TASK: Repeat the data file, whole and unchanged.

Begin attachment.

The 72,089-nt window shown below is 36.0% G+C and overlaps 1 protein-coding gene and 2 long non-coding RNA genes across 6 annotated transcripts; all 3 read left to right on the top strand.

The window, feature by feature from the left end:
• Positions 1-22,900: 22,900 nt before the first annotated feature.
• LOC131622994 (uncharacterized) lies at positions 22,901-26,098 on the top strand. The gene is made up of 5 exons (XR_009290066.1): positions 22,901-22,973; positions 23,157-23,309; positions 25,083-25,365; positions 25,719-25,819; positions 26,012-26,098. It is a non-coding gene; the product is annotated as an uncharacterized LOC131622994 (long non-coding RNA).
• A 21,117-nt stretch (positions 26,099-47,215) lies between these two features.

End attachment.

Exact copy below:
The 72,089-nt window shown below is 36.0% G+C and overlaps 1 protein-coding gene and 2 long non-coding RNA genes across 6 annotated transcripts; all 3 read left to right on the top strand.

The window, feature by feature from the left end:
• Positions 1-22,900: 22,900 nt before the first annotated feature.
• LOC131622994 (uncharacterized) lies at positions 22,901-26,098 on the top strand. The gene is made up of 5 exons (XR_009290066.1): positions 22,901-22,973; positions 23,157-23,309; positions 25,083-25,365; positions 25,719-25,819; positions 26,012-26,098. It is a non-coding gene; the product is annotated as an uncharacterized LOC131622994 (long non-coding RNA).
• A 21,117-nt stretch (positions 26,099-47,215) lies between these two features.